I posted this in the wrong thread so I have reposted it here upon request. I do apologise for the error!
I know it’s a little late now the season has started, but I wanted to post an article which I wrote for my blog which summarized the testing sessions at Barcelona. The reasons for the lateness are many, and I know that some of the information is outdated, but I wanted to share the information with you anyway…
If you want to read the original post, please click this link
. I hope you enjoy it...
So that’s it then. Pre Season Testing is over. All the miles have been run. All the cars have been shook down, all the new bits tested and all the qualifying and race simulations have been run. But what have we learnt? Are we any wiser about who will be quick or slow this year?
First, let’s look at the timed laps for each driver on each day:
It is interesting here that the average amount of laps run for each day did not change much (even on Day 3, when the weather interrupted proceedings) for the duration of the Barcelona test. The different teams ran very different programs too, all with different aims and achievements.
What about the fastest laps? Here is a list of the best lap times for each driver on each day:
Note that day three is higher for some because that was the day that wet weather affected the testing runs. It seems that the test days were run as low fuel/qualifying simulations in the morning and long run/race simulations in the afternoon. Therefore all of the fastest times were set in the morning.
Putting the two graphs together (but using an average of each driver’s timed laps run this time), we get:
It does seem that most of the teams are really close – on qualifying trim you can split most of the field by less than a second – which is much closer than last year’s grids were. If this pace continues in Bahrain then qualifying will be super tight and those that make it through will be judged on the smallest of margins.
What about Driver Consistency? Let’s have a look at all four days: Note: I have removed a couple of laps from Schumi’s times on Day four and Hülkenberg’s on Day two as they are clearly not competitive laps. I have also included a chart removing day three, as I think that the rain has skewed the data with the slower lap times…
A good place to be on this graph is to have as low an average time as possible and also the smallest standard deviation possible. This is also important for the long runs this year, more so than outright pace as the car will change drastically during the race due to no refuelling. The cars will start heavy and finish light, with the driver having to manage his tyres as well. So a consistent car is much more valuable than an outright quick car this year.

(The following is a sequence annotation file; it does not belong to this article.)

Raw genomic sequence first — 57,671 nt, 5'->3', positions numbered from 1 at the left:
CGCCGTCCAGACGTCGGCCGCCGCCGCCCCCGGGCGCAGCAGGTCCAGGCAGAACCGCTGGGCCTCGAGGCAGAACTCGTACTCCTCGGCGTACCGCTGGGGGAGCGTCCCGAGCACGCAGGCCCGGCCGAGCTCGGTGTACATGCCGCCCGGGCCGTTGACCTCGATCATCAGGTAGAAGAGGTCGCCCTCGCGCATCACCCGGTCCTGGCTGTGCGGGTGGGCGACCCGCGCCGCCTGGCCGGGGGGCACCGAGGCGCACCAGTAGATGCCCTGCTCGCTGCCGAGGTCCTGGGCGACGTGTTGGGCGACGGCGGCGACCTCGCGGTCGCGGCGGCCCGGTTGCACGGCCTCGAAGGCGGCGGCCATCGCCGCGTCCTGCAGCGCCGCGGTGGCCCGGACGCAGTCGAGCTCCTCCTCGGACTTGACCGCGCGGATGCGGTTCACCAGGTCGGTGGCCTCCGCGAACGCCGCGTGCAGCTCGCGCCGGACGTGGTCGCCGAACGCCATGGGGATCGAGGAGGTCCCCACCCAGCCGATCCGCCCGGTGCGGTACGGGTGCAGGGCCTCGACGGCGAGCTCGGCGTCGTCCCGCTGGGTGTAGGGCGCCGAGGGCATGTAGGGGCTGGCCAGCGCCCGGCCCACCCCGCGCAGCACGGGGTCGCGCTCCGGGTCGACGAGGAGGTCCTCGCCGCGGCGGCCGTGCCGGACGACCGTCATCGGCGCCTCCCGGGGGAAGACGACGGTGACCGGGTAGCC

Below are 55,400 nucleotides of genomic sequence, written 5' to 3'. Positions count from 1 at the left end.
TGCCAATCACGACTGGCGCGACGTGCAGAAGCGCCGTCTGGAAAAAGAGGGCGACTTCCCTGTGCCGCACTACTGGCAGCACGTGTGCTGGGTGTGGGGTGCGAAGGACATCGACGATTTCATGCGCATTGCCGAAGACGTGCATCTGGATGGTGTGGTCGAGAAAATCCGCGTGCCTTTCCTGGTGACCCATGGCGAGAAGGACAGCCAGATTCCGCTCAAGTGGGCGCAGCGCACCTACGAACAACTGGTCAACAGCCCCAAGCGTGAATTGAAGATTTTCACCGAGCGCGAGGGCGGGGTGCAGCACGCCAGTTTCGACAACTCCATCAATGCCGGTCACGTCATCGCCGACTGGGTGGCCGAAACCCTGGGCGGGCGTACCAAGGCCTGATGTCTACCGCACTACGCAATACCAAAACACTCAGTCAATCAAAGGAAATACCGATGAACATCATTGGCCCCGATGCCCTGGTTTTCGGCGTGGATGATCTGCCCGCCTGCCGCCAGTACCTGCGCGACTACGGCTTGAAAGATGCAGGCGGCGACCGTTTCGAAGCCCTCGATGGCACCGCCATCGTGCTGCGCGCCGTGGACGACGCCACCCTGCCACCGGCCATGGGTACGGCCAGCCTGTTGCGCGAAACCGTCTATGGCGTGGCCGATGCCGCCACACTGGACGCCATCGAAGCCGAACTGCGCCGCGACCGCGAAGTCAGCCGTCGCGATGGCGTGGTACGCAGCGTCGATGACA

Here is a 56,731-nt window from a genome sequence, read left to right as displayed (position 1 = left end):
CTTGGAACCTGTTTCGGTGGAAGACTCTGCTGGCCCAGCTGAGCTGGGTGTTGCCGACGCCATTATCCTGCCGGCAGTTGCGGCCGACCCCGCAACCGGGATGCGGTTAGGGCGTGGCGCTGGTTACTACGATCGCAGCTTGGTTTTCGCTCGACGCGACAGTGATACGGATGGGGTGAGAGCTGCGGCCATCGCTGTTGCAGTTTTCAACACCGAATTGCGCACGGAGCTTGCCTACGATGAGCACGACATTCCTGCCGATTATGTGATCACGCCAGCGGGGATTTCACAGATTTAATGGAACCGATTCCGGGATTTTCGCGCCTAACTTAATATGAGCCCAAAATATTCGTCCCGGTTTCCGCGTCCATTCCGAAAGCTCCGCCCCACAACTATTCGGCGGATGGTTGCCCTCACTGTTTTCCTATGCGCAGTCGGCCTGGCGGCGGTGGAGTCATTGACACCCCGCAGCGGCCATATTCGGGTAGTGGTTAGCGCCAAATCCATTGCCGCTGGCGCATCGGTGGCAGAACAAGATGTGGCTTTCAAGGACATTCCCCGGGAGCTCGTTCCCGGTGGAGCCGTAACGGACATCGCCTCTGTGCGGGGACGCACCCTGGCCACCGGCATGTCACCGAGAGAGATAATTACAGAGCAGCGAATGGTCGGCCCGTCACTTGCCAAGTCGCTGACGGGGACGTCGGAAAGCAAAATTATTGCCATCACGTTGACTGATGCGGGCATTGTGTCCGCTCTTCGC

If we check out some other info on testing mileage, we may have some further clues. It appears that Mercedes covered the most distance in Barcelona, but the Ferrari, McLaren and Red Bull were not far behind at all (about 2000km). Williams and Sauber ran slightly less, most of the other teams ran about 1400km in testing over the four days, but Virgin only managed 760km.Conclusions
So who’s going to be the best car this year? Sadly, I don’t think we have any definitive answers, but I think we could have a four-way fight between McLaren, Red Bull, Ferrari and Mercedes this year. It is certainly different to last year when Brawn were clearly faster than the others. Williams and Sauber look to have decent cars this year, and even Force India and Toro Rosso look like they could get in the mix The only teams with serious concerns should be the new teams (Lotus and Virgin) and Renault – who look to be seriously off the pace.
If it comes down to reliability I would suggest that Red Bull and Ferrari may have something to worry about – as they seem to have had the most mechanical gremlins during the Barcelona test. Williams seemed to have a few problems with its Cosworth engine, which is unsurprising considering it is a new unit. The new teams look to have serious troubles with reliability this year – especially Virgin, who could not complete a Grand Prix distance in any of the four days (when pretty much everyone else did).
Qualifying will be very important this year as overtaking has proven to be difficult. Most of the field appears to be very close this year, which should make for some exciting battles in qualifying this year.
In a way, it is very pleasing to see these results, because it hopefully means that we will not have a championship dominated by one car or driver and that should contribute to a good season, so long as we don’t suffer from a lack of refuelling. This will be the big unknown this season and it will be very interesting to see how the teams cope, react and strategize for it. We could see some very nice surprises this year, as outright speed may not be as valuable as consistent pace and smooth driving.
So there it is. I hope you enjoyed it and did not find it too out of date - I think it is interesting how Christian Horner from Red Bull stated that until qualifying today that Red Bull had never done a proper low fuel run.
Now we have Vettel on pole, but will outright speed be enough to win it tomorrow? I guess we'll have to find out whether it will or if the consistent teams get the job done